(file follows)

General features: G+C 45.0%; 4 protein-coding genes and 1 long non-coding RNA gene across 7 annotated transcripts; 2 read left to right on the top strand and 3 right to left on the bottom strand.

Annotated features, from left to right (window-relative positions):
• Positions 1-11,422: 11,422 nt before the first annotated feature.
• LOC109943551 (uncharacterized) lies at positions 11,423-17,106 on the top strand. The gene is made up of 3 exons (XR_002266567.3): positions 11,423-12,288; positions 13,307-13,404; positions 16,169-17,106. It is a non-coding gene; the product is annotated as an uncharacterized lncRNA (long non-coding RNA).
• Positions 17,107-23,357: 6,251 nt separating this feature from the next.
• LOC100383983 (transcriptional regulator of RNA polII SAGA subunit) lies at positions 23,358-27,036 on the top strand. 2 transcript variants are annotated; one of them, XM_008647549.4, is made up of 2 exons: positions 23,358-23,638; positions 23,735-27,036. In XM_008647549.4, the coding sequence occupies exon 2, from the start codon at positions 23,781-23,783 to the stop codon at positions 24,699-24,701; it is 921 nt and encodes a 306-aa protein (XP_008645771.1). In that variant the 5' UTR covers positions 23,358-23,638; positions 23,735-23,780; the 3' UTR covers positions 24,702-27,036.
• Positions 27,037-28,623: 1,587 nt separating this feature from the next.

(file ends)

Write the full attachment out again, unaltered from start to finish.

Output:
General features: G+C 45.0%; 4 protein-coding genes and 1 long non-coding RNA gene across 7 annotated transcripts; 2 read left to right on the top strand and 3 right to left on the bottom strand.

Annotated features, from left to right (window-relative positions):
• Positions 1-11,422: 11,422 nt before the first annotated feature.
• LOC109943551 (uncharacterized) lies at positions 11,423-17,106 on the top strand. The gene is made up of 3 exons (XR_002266567.3): positions 11,423-12,288; positions 13,307-13,404; positions 16,169-17,106. It is a non-coding gene; the product is annotated as an uncharacterized lncRNA (long non-coding RNA).
• Positions 17,107-23,357: 6,251 nt separating this feature from the next.
• LOC100383983 (transcriptional regulator of RNA polII SAGA subunit) lies at positions 23,358-27,036 on the top strand. 2 transcript variants are annotated; one of them, XM_008647549.4, is made up of 2 exons: positions 23,358-23,638; positions 23,735-27,036. In XM_008647549.4, the coding sequence occupies exon 2, from the start codon at positions 23,781-23,783 to the stop codon at positions 24,699-24,701; it is 921 nt and encodes a 306-aa protein (XP_008645771.1). In that variant the 5' UTR covers positions 23,358-23,638; positions 23,735-23,780; the 3' UTR covers positions 24,702-27,036.
• Positions 27,037-28,623: 1,587 nt separating this feature from the next.